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Do Inspection and Traceability Provide Incentives for Food Safety?

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  • Starbird, S. Andrew
  • Amanor-Boadu, Vincent

Abstract

One of the goals of inspection and traceability is to motivate suppliers to deliver safer food. The ability of these policies to motivate suppliers depends on the accuracy of the inspection, the cost of failing inspection, the cost of causing a foodborne illness, and the proportion of these costs paid by the supplier. We develop a model of the supplier's expected cost as a function of inspection accuracy, the cost of failure, and the proportion of the failure cost that is allocated to suppliers. The model is used to identify the conditions under which the supplier is motivated to deliver uncontaminated lots. Surprisingly, our results show that when safety failure costs can be allocated to suppliers, minimum levels of inspection error are required to motivate a supplier to deliver uncontaminated lots. This result does not hold when costs cannot be allocated to suppliers. As a case study, we use our results to analyze the technical requirements for suppliers of frozen beef to the USDA's Agricultural Marketing Service.

Suggested Citation

  • Starbird, S. Andrew & Amanor-Boadu, Vincent, 2006. "Do Inspection and Traceability Provide Incentives for Food Safety?," Journal of Agricultural and Resource Economics, Western Agricultural Economics Association, vol. 31(01), April.
  • Handle: RePEc:ags:jlaare:10143
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    File URL: http://purl.umn.edu/10143
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    References listed on IDEAS

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    1. Chalfant, James A. & James, Jennifer S. & Lavoie, Nathalie & Sexton, Richard J., 1999. "Asymmetric Grading Error And Adverse Selection: Lemons In The California Prune Industry," Journal of Agricultural and Resource Economics, Western Agricultural Economics Association, vol. 24(01), July.
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    Cited by:

    1. Bulut, Harun & Lawrence, John D., 2007. "Meat Slaughter and Processing Plants' Traceability Levels Evidence From Iowa," Staff General Research Papers Archive 12791, Iowa State University, Department of Economics.
    2. Rouviere, Elodie & Soubeyran, Raphael, 2012. "Small is Beautiful? Firm's Size, Prevention & Food Safety," 2012 Annual Meeting, August 12-14, 2012, Seattle, Washington 123410, Agricultural and Applied Economics Association.
    3. Cristina Grazia & Abdelhakim Hammoudi & Oualid Hamza, 2012. "Sanitary and phytosanitary standards: Does consumers’ health protection justify developing countries’ producers’ exclusion?," Review of Agricultural and Environmental Studies - Revue d'Etudes en Agriculture et Environnement, INRA Department of Economics, vol. 93(2), pages 145-170.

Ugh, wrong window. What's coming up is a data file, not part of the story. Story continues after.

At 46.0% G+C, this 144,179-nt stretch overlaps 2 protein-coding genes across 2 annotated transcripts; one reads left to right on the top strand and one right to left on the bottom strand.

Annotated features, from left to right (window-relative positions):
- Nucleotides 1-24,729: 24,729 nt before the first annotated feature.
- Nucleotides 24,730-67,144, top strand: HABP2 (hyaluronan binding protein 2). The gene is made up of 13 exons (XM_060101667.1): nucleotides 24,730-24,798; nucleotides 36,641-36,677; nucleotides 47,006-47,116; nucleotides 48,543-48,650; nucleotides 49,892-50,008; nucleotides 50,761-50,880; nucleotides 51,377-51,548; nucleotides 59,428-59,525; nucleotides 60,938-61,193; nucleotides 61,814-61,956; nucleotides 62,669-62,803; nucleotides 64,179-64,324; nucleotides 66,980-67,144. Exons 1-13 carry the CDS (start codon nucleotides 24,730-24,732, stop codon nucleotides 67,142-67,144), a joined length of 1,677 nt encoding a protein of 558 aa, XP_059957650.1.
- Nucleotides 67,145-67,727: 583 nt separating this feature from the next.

4. Ollinger, Michael & Bovay, John & Guthrie, Joanne & Benicio, Casiano, 2015. "Economic Incentives to Supply Safe Chicken to the National School Lunch Program," Economic Research Report 212888, United States Department of Agriculture, Economic Research Service.
    5. Stranieri, S. & Cavaliere, A. & Banterle, A., 2015. "Voluntary traceability standards: which is the role of economic incentives?," 144th Seminar, February 9-13, 2015, Innsbruck-Igls, Austria 206213, European Association of Agricultural Economists.
    6. Rouvière, Elodie, 2016. "Small is beautiful: firm size, prevention and food safety," Food Policy, Elsevier, vol. 63(C), pages 12-22.
    7. Souza Monteiro, Diogo M. & Caswell, Julie A., 2008. "Optimal choice of Voluntary traceability as a food risk management tool," 2008 International Congress, August 26-29, 2008, Ghent, Belgium 44394, European Association of Agricultural Economists.
    8. Martino, Gaetano & Bavorovà, Miroslava, 2014. "An Analysis of Food Safety Private Investments Drivers in the Italian Meat Sector," 2014 International European Forum, February 17-21, 2014, Innsbruck-Igls, Austria 199366, International European Forum on Innovation and System Dynamics in Food Networks.
    9. Brofman Epelbaum, Freddy Moises & Garcia Martinez, Marian, 2014. "The technological evolution of food traceability systems and their impact on firm sustainable performance: A RBV approach," International Journal of Production Economics, Elsevier, vol. 150(C), pages 215-224.
    10. Stranieri, S. & Cavaliere, A. & Banterle, A., 2015. "Voluntary traceability standards: which is the role of economic incentives?," 2015 International European Forum, February 17-21, 2014, Innsbruck-Igls, Austria 206213, International European Forum on Innovation and System Dynamics in Food Networks.
    11. Ge, Houtian & Nolan, James & Gray, Richard & Goetz, Stephan & Han, Yicheol, 2016. "Supply chain complexity and risk mitigation – A hybrid optimization–simulation model," International Journal of Production Economics, Elsevier, vol. 179(C), pages 228-238.
    12. Ge, Houtian & Gray, Richard & Nolan, James, 2015. "Agricultural supply chain optimization and complexity: A comparison of analytic vs simulated solutions and policies," International Journal of Production Economics, Elsevier, vol. 159(C), pages 208-220.

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